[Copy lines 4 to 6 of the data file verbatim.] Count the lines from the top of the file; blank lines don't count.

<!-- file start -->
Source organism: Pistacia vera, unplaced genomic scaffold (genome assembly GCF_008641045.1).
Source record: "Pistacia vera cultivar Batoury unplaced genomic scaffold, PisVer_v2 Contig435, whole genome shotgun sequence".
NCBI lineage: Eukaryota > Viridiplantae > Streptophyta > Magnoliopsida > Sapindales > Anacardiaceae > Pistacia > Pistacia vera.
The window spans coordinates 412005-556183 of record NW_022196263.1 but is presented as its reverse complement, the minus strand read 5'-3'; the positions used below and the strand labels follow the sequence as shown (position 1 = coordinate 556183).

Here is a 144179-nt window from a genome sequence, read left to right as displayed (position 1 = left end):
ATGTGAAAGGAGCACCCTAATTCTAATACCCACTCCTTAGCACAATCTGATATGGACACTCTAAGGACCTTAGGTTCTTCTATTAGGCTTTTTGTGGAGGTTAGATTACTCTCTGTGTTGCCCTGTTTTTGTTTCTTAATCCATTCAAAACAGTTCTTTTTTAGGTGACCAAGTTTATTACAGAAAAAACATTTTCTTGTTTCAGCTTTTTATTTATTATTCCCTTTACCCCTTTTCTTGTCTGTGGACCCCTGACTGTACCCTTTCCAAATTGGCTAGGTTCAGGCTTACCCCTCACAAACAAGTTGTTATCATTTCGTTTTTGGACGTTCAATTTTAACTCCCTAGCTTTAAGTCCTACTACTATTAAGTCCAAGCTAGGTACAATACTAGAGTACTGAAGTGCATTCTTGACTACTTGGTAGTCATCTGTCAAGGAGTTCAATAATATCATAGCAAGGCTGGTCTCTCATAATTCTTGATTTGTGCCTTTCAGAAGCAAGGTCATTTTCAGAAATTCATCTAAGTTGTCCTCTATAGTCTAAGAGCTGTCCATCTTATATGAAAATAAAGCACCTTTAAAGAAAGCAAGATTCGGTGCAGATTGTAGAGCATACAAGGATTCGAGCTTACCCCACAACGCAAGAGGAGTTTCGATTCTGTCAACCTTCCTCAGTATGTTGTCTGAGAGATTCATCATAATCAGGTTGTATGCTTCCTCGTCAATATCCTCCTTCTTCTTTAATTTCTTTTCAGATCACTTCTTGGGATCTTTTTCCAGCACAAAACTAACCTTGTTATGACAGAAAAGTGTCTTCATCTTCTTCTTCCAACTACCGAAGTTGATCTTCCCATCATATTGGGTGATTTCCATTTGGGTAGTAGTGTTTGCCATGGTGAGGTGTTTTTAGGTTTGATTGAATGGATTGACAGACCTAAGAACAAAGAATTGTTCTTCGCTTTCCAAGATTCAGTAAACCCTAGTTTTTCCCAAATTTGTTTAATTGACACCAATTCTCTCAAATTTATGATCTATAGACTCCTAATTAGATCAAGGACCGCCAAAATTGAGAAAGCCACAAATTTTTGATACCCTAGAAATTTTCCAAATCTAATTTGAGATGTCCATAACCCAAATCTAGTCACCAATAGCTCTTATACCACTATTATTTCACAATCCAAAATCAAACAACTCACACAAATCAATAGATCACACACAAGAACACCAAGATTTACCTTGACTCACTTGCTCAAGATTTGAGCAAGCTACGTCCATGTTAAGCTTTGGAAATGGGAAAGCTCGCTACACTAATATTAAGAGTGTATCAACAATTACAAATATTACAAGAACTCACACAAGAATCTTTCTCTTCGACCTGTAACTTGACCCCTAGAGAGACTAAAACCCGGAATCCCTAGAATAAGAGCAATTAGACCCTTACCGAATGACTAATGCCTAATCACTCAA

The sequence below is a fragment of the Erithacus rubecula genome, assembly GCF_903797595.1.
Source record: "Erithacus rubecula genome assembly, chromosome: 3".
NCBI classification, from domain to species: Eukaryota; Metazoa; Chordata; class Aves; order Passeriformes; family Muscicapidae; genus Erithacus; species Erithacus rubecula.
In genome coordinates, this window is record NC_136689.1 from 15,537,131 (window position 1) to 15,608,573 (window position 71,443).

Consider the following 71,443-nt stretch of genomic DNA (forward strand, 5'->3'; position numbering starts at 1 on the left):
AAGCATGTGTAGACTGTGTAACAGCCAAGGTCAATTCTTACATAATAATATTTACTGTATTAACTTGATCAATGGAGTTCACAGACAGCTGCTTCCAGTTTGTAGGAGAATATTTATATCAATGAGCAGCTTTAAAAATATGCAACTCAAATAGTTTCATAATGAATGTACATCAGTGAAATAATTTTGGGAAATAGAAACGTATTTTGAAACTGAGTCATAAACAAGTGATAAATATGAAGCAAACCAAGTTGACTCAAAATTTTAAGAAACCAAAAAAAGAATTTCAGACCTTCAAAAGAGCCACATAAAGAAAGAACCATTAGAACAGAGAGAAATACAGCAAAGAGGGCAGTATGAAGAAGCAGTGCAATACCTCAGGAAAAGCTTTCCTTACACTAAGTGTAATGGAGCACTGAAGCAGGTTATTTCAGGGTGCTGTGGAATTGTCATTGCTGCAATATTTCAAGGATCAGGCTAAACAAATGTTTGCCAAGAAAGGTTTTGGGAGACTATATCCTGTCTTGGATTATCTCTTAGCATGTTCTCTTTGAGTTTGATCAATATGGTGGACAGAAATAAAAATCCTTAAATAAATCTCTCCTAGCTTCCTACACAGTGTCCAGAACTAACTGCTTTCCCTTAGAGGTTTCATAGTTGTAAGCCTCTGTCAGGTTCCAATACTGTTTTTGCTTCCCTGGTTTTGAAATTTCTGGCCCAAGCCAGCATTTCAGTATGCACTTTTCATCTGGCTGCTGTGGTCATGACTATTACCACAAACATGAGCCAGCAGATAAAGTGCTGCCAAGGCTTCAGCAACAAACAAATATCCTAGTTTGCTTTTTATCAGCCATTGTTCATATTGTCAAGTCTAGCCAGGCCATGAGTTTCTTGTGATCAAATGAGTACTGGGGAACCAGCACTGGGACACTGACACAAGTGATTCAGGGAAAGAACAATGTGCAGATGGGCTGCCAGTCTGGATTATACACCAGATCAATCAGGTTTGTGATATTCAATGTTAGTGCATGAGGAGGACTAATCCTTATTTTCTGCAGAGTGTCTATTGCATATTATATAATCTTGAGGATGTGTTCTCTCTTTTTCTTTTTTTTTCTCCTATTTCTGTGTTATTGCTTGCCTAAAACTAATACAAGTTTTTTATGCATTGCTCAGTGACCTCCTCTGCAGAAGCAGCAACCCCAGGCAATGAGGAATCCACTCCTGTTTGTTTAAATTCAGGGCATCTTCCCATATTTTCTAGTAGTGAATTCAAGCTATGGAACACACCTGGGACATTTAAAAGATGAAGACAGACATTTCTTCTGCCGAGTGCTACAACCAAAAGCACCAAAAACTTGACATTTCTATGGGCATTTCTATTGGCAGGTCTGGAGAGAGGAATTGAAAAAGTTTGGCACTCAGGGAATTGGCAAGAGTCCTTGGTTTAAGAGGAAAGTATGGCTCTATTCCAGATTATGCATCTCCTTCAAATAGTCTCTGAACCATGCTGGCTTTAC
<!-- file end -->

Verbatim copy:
The window spans coordinates 412005-556183 of record NW_022196263.1 but is presented as its reverse complement, the minus strand read 5'-3'; the positions used below and the strand labels follow the sequence as shown (position 1 = coordinate 556183).

Here is a 144179-nt window from a genome sequence, read left to right as displayed (position 1 = left end):
ATGTGAAAGGAGCACCCTAATTCTAATACCCACTCCTTAGCACAATCTGATATGGACACTCTAAGGACCTTAGGTTCTTCTATTAGGCTTTTTGTGGAGGTTAGATTACTCTCTGTGTTGCCCTGTTTTTGTTTCTTAATCCATTCAAAACAGTTCTTTTTTAGGTGACCAAGTTTATTACAGAAAAAACATTTTCTTGTTTCAGCTTTTTATTTATTATTCCCTTTACCCCTTTTCTTGTCTGTGGACCCCTGACTGTACCCTTTCCAAATTGGCTAGGTTCAGGCTTACCCCTCACAAACAAGTTGTTATCATTTCGTTTTTGGACGTTCAATTTTAACTCCCTAGCTTTAAGTCCTACTACTATTAAGTCCAAGCTAGGTACAATACTAGAGTACTGAAGTGCATTCTTGACTACTTGGTAGTCATCTGTCAAGGAGTTCAATAATATCATAGCAAGGCTGGTCTCTCATAATTCTTGATTTGTGCCTTTCAGAAGCAAGGTCATTTTCAGAAATTCATCTAAGTTGTCCTCTATAGTCTAAGAGCTGTCCATCTTATATGAAAATAAAGCACCTTTAAAGAAAGCAAGATTCGGTGCAGATTGTAGAGCATACAAGGATTCGAGCTTACCCCACAACGCAAGAGGAGTTTCGATTCTGTCAACCTTCCTCAGTATGTTGTCTGAGAGATTCATCATAATCAGGTTGTATGCTTCCTCGTCAATATCCTCCTTCTTCTTTAATTTCTTTTCAGATCACTTCTTGGGATCTTTTTCCAGCACAAAACTAACCTTGTTATGACAGAAAAGTGTCTTCATCTTCTTCTTCCAACTACCGAAGTTGATCTTCCCATCATATTGGGTGATTTCCATTTGGGTAGTAGTGTTTGCCATGGTGAGGTGTTTTTAGGTTTGATTGAATGGATTGACAGACCTAAGAACAAAGAATTGTTCTTCGCTTTCCAAGATTCAGTAAACCCTAGTTTTTCCCAAATTTGTTTAATTGACACCAATTCTCTCAAATTTATGATCTATAGACTCCTAATTAGATCAAGGACCGCCAAAATTGAGAAAGCCACAAATTTTTGATACCCTAGAAATTTTCCAAATCTAATTTGAGATGTCCATAACCCAAATCTAGTCACCAATAGCTCTTATACCACTATTATTTCACAATCCAAAATCAAACAACTCACACAAATCAATAGATCACACACAAGAACACCAAGATTTACCTTGACTCACTTGCTCAAGATTTGAGCAAGCTACGTCCATGTTAAGCTTTGGAAATGGGAAAGCTCGCTACACTAATATTAAGAGTGTATCAACAATTACAAATATTACAAGAACTCACACAAGAATCTTTCTCTTCGACCTGTAACTTGACCCCTAGAGAGACTAAAACCCGGAATCCCTAGAATAAGAGCAATTAGACCCTTACCGAATGACTAATGCCTAATCACTCAA